There is a point at which the arrow and the target become close enough that the target "reaches back" and the halfway point becomes a moot point. That particular half, infinity divided by two, does not exist, so it is skipped over.

Since everything is part of the greater whole anyway, it could also be viewed as the arrow didn't have any distance to travel in the first place because it already was there; was already part of the target to begin with. How can anything ever be halfway to where it already is?

As a side note, please excuse my painfully slow responses - I have internet connectivity issues.
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Re: The Infinite (And Reality)

Postby Baron229 » Sun Nov 04, 2012 12:18 am

Ah, Zeno's Paradox of the Arrow. A classic, surely.

However, the entire matter of discussion is moot considering exactly what is being done here Mathematically; the arrow and it's path to the target are being divided by an Infinite amount of 'half-way' points. What must be realized in this is that the distance which the arrow covers is Finite, and really it's all just a matter of nonanalogous terms: the Finite and the Infinite.

It is not hard to see how these are fundamentally uncompatible, as they are direct opposites. That which is Finite cannot be Infinite, and that which is Infinite cannot be Finite. Ergo, it is impossible to make the claim that you can divide a Finite quantity by an Infinite quantity. The reason the arrow hits the target in the end is because there isn't genuinely an infinite number of points in between them. You can count off the number of 'half-way' points given any two relative points, but that doesn't mean there is an Infinite number of them, simply because it gets to the point where there isn't a genuinely physical representation for the points to lie upon in space, at which point the midpoints made are symbolic, and nothing more.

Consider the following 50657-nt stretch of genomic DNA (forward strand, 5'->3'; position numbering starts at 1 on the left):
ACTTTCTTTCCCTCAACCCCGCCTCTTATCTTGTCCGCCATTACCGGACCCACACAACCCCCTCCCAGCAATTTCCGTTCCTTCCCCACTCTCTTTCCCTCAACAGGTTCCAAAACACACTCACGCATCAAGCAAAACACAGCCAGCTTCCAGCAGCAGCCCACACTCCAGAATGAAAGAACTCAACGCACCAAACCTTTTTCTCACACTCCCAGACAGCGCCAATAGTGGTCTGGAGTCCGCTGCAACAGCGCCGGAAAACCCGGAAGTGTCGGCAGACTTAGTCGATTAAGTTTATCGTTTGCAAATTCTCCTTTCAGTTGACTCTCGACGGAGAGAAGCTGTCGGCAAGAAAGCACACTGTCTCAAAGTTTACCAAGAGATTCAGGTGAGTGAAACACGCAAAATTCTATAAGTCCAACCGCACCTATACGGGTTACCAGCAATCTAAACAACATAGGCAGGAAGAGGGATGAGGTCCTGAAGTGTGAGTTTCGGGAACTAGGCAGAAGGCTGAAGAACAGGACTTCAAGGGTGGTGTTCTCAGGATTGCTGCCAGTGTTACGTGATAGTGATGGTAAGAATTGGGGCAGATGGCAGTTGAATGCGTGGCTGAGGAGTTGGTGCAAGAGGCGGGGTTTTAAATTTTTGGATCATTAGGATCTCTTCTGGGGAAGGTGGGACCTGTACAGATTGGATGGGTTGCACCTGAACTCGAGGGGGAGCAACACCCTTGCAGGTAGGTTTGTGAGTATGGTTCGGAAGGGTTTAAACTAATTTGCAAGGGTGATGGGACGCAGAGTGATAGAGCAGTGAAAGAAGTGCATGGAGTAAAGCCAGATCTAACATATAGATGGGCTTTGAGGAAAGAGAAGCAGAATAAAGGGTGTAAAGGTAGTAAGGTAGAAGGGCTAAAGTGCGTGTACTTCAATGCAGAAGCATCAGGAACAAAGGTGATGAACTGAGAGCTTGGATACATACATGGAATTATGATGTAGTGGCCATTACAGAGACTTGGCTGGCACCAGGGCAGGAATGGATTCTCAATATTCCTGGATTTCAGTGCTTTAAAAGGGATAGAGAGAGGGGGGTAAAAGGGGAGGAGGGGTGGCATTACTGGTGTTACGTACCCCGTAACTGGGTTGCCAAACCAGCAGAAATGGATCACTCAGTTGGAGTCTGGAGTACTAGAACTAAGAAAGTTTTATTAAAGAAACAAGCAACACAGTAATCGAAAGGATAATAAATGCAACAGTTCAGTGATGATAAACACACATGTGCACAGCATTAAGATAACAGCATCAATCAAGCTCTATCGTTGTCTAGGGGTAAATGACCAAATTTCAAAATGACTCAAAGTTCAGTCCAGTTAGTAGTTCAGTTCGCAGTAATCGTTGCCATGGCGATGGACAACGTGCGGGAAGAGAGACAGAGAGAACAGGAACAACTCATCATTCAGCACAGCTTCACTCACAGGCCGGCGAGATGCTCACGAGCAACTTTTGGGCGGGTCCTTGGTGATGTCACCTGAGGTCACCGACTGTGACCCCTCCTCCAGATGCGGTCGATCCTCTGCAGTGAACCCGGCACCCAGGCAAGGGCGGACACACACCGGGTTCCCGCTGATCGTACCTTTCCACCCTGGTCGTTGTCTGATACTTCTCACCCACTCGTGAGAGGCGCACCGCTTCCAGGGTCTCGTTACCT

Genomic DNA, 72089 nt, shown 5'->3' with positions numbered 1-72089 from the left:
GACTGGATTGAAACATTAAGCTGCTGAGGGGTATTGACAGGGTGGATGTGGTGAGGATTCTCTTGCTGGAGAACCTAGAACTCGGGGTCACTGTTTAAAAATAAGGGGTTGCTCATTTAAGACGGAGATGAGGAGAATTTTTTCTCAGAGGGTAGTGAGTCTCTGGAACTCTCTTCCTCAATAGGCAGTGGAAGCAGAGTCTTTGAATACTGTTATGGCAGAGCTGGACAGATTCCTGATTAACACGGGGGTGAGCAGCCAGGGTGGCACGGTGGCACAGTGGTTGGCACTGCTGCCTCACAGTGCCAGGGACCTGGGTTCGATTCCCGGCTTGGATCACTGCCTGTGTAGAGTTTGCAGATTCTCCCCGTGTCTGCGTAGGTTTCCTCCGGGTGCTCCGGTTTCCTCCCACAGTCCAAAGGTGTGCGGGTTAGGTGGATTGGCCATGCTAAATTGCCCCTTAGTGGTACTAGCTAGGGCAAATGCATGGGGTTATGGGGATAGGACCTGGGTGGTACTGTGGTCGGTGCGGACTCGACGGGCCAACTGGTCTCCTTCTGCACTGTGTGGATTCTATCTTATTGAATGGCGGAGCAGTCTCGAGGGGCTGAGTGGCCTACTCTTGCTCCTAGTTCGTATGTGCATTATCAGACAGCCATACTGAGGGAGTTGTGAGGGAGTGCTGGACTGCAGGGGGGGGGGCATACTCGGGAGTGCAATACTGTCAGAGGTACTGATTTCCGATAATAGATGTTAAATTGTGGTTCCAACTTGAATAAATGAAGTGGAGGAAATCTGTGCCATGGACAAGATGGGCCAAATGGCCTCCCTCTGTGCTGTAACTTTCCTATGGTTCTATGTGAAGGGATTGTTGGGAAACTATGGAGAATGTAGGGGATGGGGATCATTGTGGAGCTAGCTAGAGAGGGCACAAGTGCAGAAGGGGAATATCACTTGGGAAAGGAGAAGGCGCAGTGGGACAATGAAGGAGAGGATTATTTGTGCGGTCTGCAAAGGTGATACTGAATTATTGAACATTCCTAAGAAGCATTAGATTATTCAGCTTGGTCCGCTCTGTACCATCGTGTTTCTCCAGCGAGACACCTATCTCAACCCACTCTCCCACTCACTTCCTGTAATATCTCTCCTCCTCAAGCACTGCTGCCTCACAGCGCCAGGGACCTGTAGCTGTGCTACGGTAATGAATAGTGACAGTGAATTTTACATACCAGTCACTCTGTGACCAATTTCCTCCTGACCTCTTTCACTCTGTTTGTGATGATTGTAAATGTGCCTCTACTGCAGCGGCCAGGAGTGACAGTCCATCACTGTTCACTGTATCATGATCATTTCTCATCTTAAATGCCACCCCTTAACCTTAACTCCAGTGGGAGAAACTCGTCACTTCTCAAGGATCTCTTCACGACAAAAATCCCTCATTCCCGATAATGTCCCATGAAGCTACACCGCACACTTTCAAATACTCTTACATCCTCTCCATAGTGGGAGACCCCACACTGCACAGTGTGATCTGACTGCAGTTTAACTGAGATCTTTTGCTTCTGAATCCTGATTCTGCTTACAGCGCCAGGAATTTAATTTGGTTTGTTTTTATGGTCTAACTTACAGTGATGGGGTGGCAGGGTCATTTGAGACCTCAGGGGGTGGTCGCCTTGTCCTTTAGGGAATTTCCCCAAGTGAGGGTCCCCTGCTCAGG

That is to say, when you get down to such a scale where there is literally nothing but empty space between two atoms, quarks, what have you, there is nothing physical to represent the midpoints and they do not exist in Physical Reality, but only Metaphysically through the logical inference that given two points, a third exists as the midpoint. Of course, even given this understanding of these 'imaginary' points, the ultimate conclusion is that the distance covered by the arrow is not itself Infinite, and therefor cannot have a quality of any sort of being Infinite.

((As a side note, I would like to use this post, my first on this forum, as a greetings to all the minds out there. I don't often partake in forums, but I thought I'd give this one a shot. In short, hello everybody.))

~Baron
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Re: The Infinite (And Reality)

Postby Diebert van Rhijn » Sun Nov 04, 2012 7:00 am

Hi Baron, welcome!

It is not hard to see how these are fundamentally uncompatible, as they are direct opposites. That which is Finite cannot be Infinite, and that which is Infinite cannot be Finite.


Mathematicians do this all the time, think about limits or integrals were infinity can be the upper boundary of a finite entity like a surface. While in physics there are no infinite amounts of divisible lengths in a distance because of the minimum Planck length, one could make the same argument against any division to be actual and repeatable. Just that on larger scales one gets away by it because of the approximation of appearances, the uncertainties small enough not to influence the outcome noticeably.

That is to say, when you get down to such a scale where there is literally nothing but empty space between two atoms, quarks, what have you, there is nothing physical to represent the midpoints and they do not exist in Physical Reality, but only Metaphysically through the logical inference that given two points, a third exists as the midpoint.